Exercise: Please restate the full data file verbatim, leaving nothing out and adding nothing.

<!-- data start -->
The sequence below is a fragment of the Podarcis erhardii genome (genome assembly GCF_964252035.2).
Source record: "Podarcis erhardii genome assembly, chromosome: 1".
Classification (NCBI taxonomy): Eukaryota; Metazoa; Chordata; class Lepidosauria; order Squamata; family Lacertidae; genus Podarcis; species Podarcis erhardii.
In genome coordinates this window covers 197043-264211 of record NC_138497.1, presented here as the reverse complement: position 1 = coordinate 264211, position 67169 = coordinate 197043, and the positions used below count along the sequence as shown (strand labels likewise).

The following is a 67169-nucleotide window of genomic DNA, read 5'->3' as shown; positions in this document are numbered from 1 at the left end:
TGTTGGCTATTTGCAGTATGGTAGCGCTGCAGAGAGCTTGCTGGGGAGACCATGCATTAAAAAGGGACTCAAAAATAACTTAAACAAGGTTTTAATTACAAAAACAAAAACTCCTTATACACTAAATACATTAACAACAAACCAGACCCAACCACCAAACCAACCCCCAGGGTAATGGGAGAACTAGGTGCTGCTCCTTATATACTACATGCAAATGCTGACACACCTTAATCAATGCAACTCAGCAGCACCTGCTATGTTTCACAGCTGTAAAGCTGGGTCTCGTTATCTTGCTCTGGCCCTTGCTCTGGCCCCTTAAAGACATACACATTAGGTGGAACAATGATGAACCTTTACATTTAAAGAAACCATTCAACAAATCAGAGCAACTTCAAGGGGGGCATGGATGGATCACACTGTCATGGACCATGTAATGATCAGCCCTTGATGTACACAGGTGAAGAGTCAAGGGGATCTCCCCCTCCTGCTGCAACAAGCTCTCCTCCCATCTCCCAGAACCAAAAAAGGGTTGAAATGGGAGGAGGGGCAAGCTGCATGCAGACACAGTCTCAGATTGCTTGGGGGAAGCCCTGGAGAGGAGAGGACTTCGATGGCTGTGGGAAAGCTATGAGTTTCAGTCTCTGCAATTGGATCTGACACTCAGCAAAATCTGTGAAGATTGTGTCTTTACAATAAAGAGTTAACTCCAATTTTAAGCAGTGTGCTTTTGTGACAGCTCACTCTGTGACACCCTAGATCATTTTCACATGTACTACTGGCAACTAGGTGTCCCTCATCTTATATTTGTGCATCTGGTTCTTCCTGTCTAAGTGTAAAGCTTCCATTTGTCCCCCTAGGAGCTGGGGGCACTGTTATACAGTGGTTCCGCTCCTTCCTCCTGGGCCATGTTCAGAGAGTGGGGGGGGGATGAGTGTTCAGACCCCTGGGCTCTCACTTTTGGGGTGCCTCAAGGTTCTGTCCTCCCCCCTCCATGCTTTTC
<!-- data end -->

The sequence below is a fragment of the Podarcis erhardii genome (genome assembly GCF_964252035.2).
Source record: "Podarcis erhardii genome assembly, chromosome: 1".
Classification (NCBI taxonomy): Eukaryota; Metazoa; Chordata; class Lepidosauria; order Squamata; family Lacertidae; genus Podarcis; species Podarcis erhardii.
In genome coordinates this window covers 197043-264211 of record NC_138497.1, presented here as the reverse complement: position 1 = coordinate 264211, position 67169 = coordinate 197043, and the positions used below count along the sequence as shown (strand labels likewise).

The following is a 67169-nucleotide window of genomic DNA, read 5'->3' as shown; positions in this document are numbered from 1 at the left end:
TGTTGGCTATTTGCAGTATGGTAGCGCTGCAGAGAGCTTGCTGGGGAGACCATGCATTAAAAAGGGACTCAAAAATAACTTAAACAAGGTTTTAATTACAAAAACAAAAACTCCTTATACACTAAATACATTAACAACAAACCAGACCCAACCACCAAACCAACCCCCAGGGTAATGGGAGAACTAGGTGCTGCTCCTTATATACTACATGCAAATGCTGACACACCTTAATCAATGCAACTCAGCAGCACCTGCTATGTTTCACAGCTGTAAAGCTGGGTCTCGTTATCTTGCTCTGGCCCTTGCTCTGGCCCCTTAAAGACATACACATTAGGTGGAACAATGATGAACCTTTACATTTAAAGAAACCATTCAACAAATCAGAGCAACTTCAAGGGGGGCATGGATGGATCACACTGTCATGGACCATGTAATGATCAGCCCTTGATGTACACAGGTGAAGAGTCAAGGGGATCTCCCCCTCCTGCTGCAACAAGCTCTCCTCCCATCTCCCAGAACCAAAAAAGGGTTGAAATGGGAGGAGGGGCAAGCTGCATGCAGACACAGTCTCAGATTGCTTGGGGGAAGCCCTGGAGAGGAGAGGACTTCGATGGCTGTGGGAAAGCTATGAGTTTCAGTCTCTGCAATTGGATCTGACACTCAGCAAAATCTGTGAAGATTGTGTCTTTACAATAAAGAGTTAACTCCAATTTTAAGCAGTGTGCTTTTGTGACAGCTCACTCTGTGACACCCTAGATCATTTTCACATGTACTACTGGCAACTAGGTGTCCCTCATCTTATATTTGTGCATCTGGTTCTTCCTGTCTAAGTGTAAAGCTTCCATTTGTCCCCCTAGGAGCTGGGGGCACTGTTATACAGTGGTTCCGCTCCTTCCTCCTGGGCCATGTTCAGAGAGTGGGGGGGGGATGAGTGTTCAGACCCCTGGGCTCTCACTTTTGGGGTGCCTCAAGGTTCTGTCCTCCCCCCTCCATGCTTTTC